Lastly, it seems that genetics can also play a role in causing Narcissistic Personality Disorder. Twin studies have found that some narcissistic traits, such as grandiosity and entitlement, are hereditary.
Twin studies typically involve studying twins raised in different environments. So the conclusions from these studies indicate that even if each twin is raised in separate environments, they still display narcissistic traits.
However, there is no solid evidence to support the idea that narcissism is completely genetic. While a person may be biologically predisposed to developing NPD, developing this disorder often requires external factors such as abuse, improper parenting, and environmental influence.
What Are the Risk Factors For Narcissism?
Because the cause of narcissism is linked to the above factors, it’s different to determine the actual risk factors for developing NPD. Studies have produced mixed findings when it comes to risk factors for children.
However, NPD is more prevalent in males and is diagnosed more in men than women. In the United States, NPD affects 4.8% of women and 7.7% of men.
But this doesn’t consider that NPD, due to the nature of its symptoms, is largely undiagnosed.
Does Narcissism Worsen With Age?
As of right now, there are no studies that can give a definitive answer to this question. Studies comparing younger adults and older adults suggest that those with NPD may mellow out as they get older.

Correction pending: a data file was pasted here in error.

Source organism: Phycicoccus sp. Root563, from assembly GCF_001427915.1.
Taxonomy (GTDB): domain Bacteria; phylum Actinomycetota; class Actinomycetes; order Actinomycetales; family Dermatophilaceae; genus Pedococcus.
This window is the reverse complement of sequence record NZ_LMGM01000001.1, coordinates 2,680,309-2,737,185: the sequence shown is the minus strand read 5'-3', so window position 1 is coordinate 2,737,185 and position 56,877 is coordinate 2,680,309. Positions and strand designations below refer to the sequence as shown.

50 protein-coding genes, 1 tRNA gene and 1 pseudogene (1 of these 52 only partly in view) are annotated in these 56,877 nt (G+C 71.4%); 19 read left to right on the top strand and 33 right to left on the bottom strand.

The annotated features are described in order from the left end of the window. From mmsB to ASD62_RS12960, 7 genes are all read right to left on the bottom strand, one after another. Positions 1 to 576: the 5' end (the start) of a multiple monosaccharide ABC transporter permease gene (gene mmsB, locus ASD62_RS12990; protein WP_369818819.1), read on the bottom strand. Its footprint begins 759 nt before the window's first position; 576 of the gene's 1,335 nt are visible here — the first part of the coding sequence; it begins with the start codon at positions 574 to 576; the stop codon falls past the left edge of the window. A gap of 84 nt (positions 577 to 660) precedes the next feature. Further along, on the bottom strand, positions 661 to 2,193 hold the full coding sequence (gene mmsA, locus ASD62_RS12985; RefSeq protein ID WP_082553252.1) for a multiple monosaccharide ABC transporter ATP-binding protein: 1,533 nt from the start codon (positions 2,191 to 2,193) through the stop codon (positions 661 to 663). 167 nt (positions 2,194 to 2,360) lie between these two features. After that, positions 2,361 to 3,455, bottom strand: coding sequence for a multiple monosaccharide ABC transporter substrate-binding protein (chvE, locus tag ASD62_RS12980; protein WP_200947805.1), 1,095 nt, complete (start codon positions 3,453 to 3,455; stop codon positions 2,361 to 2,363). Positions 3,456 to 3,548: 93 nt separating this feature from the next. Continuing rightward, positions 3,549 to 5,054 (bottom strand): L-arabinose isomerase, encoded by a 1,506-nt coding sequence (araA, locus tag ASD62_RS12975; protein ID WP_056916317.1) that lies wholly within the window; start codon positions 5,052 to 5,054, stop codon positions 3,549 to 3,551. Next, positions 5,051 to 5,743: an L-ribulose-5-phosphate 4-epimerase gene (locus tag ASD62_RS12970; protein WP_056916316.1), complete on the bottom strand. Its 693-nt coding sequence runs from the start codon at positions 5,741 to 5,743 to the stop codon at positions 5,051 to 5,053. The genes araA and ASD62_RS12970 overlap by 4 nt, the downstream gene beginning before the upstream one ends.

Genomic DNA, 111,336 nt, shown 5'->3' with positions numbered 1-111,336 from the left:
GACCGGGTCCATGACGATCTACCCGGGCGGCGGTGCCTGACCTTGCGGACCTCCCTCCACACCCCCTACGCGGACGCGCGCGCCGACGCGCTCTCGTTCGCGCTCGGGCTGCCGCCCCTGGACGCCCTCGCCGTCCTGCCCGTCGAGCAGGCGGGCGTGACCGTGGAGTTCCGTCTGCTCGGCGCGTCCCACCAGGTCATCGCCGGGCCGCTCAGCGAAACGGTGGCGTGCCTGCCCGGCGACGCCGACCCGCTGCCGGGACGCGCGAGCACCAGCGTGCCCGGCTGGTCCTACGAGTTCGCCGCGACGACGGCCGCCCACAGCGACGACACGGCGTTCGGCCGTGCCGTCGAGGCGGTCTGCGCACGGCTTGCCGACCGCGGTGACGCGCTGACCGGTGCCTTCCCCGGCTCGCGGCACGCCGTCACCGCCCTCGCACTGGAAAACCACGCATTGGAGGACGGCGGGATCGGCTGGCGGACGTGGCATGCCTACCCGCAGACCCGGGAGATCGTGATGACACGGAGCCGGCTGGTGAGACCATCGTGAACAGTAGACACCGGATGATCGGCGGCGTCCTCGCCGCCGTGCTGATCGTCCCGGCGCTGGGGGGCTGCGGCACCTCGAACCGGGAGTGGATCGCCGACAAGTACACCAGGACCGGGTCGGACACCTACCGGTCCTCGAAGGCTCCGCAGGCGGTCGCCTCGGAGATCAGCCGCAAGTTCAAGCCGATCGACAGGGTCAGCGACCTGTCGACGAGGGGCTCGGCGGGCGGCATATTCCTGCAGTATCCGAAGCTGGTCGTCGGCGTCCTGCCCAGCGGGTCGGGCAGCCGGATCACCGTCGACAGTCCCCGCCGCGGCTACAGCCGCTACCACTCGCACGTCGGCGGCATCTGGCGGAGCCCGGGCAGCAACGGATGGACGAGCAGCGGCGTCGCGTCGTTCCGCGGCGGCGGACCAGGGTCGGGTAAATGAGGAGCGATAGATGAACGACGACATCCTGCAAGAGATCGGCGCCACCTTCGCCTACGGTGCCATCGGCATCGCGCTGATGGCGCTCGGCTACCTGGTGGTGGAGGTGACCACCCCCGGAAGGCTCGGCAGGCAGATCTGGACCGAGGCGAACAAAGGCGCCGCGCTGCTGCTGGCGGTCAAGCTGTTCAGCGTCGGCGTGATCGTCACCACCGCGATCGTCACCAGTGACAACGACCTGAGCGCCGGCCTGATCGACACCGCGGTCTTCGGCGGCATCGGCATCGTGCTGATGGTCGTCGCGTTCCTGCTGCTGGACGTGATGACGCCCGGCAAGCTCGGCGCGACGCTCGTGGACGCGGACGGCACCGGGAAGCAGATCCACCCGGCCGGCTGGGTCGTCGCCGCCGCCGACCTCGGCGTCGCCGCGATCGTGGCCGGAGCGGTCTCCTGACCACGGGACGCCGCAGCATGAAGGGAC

However, based on anecdotal data, it’s possible that narcissists don’t become more empathetic or agreeable as they age. Aging itself can be rough on one’s self-esteem since it increases vulnerability and dependency, so when it comes to a narcissist, it could worsen their behaviors.
But I have heard stories about people dealing with narcissists that find they do chill out as they get older. It could be that their behaviors are strongly linked with immaturity and as they mature, they come to realize how their behaviors affect other people and start changing the way they act.
Why is Narcissism So Common?
The world of psychology is an interesting one since our understanding of disorders has evolved over the years. Could it be that narcissism is more common because we better understand NPD?
Well, research suggests that NPD is more prevalent nowadays because of our culture – young people are more focused on success, money, and personal recognition, reporting higher levels of self-esteem and lower levels of empathy.
Can we blame social media? Probably, since it does increase the perceived importance of personal image and creates a “me me me” culture.
Otherwise, it could be that parents today are more likely to encourage their children to be unique and be overly doting.
The Cause of Narcissism – Mysteries Revealed
There you have it!
Now you know that narcissists don’t just wake up one morning and think, “I’m going to be an abusive and toxic garbage person and the lives of those around me a living hell.”
And now you also know that you are not the cause of their narcissism. Even if we don’t know the exact cause of narcissism, we know it took years of mistreatment for them to develop narcissistic traits and behaviors.
What do you think? Do you think there’s another cause of narcissism? Let us know in the comments below!